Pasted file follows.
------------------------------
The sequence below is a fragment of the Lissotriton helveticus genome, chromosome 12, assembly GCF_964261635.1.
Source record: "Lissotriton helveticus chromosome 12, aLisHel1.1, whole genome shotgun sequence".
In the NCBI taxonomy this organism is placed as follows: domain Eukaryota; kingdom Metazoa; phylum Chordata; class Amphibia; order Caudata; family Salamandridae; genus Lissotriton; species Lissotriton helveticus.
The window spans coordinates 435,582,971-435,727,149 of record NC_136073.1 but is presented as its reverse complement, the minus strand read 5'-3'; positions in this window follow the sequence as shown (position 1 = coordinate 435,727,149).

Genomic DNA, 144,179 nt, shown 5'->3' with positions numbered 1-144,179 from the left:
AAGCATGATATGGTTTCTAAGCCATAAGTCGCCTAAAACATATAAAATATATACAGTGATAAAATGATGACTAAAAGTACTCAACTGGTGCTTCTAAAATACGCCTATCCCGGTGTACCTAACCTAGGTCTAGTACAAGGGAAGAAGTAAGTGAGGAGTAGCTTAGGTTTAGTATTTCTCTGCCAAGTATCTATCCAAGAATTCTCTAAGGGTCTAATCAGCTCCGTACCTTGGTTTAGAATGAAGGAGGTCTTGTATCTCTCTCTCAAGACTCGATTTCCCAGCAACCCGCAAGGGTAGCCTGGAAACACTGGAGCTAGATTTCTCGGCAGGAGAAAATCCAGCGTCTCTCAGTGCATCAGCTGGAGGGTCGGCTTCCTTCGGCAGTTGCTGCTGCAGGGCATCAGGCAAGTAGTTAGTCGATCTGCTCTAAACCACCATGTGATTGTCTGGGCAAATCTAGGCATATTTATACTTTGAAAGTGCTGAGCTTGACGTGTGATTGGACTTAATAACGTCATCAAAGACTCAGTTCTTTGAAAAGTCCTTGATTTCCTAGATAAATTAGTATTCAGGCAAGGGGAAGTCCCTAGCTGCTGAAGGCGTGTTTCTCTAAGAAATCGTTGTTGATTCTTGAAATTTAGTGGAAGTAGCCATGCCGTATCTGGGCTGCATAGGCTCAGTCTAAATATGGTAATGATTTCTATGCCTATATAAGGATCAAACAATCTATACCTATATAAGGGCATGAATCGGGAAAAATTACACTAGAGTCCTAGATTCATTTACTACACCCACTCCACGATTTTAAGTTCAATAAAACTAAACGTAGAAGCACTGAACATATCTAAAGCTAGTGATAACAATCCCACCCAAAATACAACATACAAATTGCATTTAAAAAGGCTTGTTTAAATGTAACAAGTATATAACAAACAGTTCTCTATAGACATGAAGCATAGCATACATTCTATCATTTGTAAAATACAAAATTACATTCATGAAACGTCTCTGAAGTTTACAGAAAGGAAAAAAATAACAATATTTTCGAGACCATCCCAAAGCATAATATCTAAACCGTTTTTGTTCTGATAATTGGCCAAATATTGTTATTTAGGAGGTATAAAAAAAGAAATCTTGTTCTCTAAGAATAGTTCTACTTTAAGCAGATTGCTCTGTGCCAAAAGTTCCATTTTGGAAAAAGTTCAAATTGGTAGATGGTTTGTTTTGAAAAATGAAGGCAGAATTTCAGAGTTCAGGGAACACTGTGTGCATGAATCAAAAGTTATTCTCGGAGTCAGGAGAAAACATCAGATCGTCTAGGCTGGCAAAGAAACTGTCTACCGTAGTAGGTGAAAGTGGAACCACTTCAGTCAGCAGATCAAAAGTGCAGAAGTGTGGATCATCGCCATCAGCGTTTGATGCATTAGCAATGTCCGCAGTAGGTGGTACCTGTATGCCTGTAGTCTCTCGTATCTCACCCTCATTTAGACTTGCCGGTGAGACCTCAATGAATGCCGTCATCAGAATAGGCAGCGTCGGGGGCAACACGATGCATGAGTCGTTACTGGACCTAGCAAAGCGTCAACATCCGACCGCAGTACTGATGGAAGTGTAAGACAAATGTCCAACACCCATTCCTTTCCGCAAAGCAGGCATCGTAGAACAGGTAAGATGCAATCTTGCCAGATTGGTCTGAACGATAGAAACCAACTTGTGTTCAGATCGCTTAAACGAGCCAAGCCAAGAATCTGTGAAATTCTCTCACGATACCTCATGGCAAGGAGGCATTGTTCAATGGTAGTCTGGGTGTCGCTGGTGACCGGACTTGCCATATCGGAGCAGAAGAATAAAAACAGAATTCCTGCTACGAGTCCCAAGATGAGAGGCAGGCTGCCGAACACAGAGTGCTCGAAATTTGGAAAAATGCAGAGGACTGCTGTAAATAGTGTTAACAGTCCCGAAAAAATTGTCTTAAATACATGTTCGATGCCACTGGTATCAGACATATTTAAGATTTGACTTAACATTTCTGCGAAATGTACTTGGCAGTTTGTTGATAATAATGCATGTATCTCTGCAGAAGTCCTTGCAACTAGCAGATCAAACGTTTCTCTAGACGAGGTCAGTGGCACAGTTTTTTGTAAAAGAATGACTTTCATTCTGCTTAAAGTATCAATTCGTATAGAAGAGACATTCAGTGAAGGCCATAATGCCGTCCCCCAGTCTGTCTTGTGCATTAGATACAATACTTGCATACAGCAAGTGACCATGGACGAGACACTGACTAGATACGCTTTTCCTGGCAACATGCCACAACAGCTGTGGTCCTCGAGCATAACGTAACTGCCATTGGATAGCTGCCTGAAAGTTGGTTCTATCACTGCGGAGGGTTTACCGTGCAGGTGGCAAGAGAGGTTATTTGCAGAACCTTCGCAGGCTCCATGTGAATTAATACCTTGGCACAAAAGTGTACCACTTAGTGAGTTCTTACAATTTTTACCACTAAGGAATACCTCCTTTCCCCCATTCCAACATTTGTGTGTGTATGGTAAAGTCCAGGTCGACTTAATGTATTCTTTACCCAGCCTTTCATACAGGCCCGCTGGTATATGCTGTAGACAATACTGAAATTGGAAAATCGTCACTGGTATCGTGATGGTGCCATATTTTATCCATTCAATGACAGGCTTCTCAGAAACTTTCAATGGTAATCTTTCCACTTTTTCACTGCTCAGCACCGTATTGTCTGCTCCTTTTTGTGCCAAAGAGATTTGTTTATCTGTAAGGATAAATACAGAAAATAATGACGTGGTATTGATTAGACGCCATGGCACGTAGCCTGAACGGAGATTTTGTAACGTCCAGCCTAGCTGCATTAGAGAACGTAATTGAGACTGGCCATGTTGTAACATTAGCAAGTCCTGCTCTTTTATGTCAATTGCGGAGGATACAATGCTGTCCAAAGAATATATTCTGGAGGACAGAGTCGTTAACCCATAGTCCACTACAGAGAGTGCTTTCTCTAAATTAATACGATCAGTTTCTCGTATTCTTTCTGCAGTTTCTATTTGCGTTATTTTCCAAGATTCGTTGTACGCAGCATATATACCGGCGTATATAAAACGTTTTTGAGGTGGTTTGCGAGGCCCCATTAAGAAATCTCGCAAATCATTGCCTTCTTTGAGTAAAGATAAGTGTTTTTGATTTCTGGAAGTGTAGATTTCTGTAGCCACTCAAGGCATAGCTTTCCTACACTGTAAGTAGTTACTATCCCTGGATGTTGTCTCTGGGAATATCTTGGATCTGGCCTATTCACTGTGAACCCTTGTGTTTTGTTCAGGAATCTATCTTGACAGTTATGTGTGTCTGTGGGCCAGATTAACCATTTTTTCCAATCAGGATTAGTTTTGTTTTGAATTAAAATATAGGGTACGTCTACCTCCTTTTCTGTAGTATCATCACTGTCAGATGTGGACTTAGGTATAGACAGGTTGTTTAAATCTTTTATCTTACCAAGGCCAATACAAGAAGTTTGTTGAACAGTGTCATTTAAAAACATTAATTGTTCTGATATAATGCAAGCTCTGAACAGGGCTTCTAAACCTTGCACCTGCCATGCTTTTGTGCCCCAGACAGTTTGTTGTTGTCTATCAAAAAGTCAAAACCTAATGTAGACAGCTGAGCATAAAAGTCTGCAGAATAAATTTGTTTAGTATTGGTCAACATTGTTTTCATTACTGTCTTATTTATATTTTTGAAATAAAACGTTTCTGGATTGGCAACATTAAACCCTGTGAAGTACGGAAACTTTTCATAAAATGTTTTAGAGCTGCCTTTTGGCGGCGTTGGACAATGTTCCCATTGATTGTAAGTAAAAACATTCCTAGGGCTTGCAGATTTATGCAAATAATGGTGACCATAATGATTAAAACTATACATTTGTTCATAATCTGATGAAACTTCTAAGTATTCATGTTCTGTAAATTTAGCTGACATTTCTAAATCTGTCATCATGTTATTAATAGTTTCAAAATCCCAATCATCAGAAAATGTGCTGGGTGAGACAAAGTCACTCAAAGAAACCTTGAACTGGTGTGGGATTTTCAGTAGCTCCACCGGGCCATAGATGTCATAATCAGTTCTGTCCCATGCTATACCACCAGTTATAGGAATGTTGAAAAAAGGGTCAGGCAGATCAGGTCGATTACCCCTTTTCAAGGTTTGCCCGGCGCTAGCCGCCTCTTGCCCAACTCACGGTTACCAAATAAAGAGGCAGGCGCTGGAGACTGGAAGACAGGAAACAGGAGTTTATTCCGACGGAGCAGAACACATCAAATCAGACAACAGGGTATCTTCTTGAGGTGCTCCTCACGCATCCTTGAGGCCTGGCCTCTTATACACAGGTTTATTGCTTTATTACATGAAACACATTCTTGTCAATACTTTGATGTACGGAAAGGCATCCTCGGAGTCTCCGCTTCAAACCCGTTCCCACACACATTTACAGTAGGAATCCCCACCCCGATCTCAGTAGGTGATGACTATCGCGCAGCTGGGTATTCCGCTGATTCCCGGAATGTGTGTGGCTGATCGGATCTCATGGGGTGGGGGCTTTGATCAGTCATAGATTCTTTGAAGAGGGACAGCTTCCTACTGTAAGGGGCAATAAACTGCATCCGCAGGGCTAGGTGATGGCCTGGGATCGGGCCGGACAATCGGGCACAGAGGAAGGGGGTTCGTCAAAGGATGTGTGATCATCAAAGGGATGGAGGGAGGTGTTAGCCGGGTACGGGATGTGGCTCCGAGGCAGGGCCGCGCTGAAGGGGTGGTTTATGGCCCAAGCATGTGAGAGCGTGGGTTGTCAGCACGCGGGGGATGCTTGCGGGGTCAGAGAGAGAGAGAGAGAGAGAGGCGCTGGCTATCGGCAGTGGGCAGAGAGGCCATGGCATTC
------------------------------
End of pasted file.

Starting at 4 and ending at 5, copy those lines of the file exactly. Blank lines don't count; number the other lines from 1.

The window spans coordinates 435,582,971-435,727,149 of record NC_136073.1 but is presented as its reverse complement, the minus strand read 5'-3'; positions in this window follow the sequence as shown (position 1 = coordinate 435,727,149).

Genomic DNA, 144,179 nt, shown 5'->3' with positions numbered 1-144,179 from the left: